Chutneys are a type of condiment and are a regular addition to many Indian meals (especially in South Indian cuisine). They are eaten in small amounts and serve to break up the flavors of the main dishes. Chutneys can be made of just about anything (fruit, vegetable, herb), and can be savory or sweet. I learned how to make this Baigan Chutney from the same auntie who taught me to make Stovetop Tandoori Chicken and Lemon Rice, and it is delicious!
Slightly sweet, spicy, and full of wonderful flavors, this chutney is very versatile and will make good use of summer nightshades. You can customize the sweetness and the spiciness by adjusting how much tomato or chili you use, and you can leave it chunky or blend it to be creamy and smooth. Remember that with most Indian cooking, the amounts I give you in the recipe below are suggestions only–there are no rules here! Taste as you cook to find what combinations of flavors you like best.
My favorite ways to eat this Baigan Chutney are over some rice or as a vegetable dip. It is especially good alongside lamb dishes. Enjoy!
- 2-3 Tbsp. coconut oil
- 1/2 tsp. jeera mix
- 1 medium yellow onion, sliced
- 4-5 cloves of garlic, smashed but not minced/chopped
- 2-5 green mircha, split lengthwise
- 2-3 Chinese baigan (eggplant), peeled and sliced into 1-inch pieces (about 4 cups)
- sea salt, to taste
- 1/4-1/2 tsp. haldi
- 1-2 small tomatoes, diced
- juice of 1/2 lemon
- handful of cilantro, chopped (about 1/4-1/2 cup)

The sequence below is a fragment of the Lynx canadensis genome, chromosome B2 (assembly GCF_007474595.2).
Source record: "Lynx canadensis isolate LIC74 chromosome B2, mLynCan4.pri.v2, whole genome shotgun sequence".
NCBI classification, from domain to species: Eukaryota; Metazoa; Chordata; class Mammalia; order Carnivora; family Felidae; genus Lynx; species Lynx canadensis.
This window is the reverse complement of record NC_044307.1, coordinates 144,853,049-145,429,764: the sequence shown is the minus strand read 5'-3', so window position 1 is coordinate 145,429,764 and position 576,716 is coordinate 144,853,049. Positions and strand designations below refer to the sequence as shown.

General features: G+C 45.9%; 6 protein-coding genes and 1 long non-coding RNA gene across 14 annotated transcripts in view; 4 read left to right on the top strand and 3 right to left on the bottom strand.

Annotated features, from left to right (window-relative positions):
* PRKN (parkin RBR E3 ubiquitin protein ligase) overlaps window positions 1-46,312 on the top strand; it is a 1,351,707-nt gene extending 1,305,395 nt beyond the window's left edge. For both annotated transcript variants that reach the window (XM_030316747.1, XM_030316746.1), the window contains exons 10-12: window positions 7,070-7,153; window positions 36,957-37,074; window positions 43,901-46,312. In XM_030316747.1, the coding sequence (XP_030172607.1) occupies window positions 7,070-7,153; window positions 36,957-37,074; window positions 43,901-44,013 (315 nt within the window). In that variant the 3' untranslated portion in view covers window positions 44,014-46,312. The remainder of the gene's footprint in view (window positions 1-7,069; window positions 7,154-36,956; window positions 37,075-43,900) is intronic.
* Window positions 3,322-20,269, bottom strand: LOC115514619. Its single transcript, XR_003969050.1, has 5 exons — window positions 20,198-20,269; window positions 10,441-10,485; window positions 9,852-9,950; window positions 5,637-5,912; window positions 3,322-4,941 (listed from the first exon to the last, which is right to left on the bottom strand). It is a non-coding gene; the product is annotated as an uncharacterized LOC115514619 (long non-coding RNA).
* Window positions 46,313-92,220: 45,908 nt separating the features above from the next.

- Peel and slice the eggplant, then put it in a bowl filled with cold water (this will keep it from turning brown).
- Heat coconut oil in a large nonstick skillet over medium heat. Add jeera mix and let it pop a little. Add the onion and cook until it is softened, but not browned.
- Add the garlic and mircha and cook for 1-2 minutes.
- Drain the eggplant and add it to the pan. Add a little salt and the haldi; stir well. Cook until the eggplant is very soft. Covering the pan will speed this process. If you cover the pan, turn the heat down a little and don’t forget to stir it occasionally so that it doesn’t burn.
- When the eggplant is soft and can be easily mashed with the back of a wooden spoon, add the tomato and continue cooking until the tomato is soft.
- When the mixture is very soft, uncover the pan and let some of the moisture cook off. Taste for salt and adjust as needed. Add the lemon juice and the cilantro, stir well, then remove from heat and let cool.
- Eat as is or blend it in a food processor until it is to your desired consistency.
- For a milder chutney, remove the chilies from the mixture before processing.
- For a thicker chutney, cook the mixture uncovered to dry it out more.
- For a less sweet chutney, reduce the amount of tomato you use and/or add more lemon juice.
- as a traditional chutney alongside other Indian food
- mixed into chopped hardboiled eggs or into the yolks for deviled eggs
- over rice
- as a dip with some raw vegetables (carrots, cucumbers, jicama, etc.)
- thinned and used as a simmer sauce for the meat of your choice
- mixed into soup or broth to add extra flavor and nutrition
This post is linked to Tasty Traditions.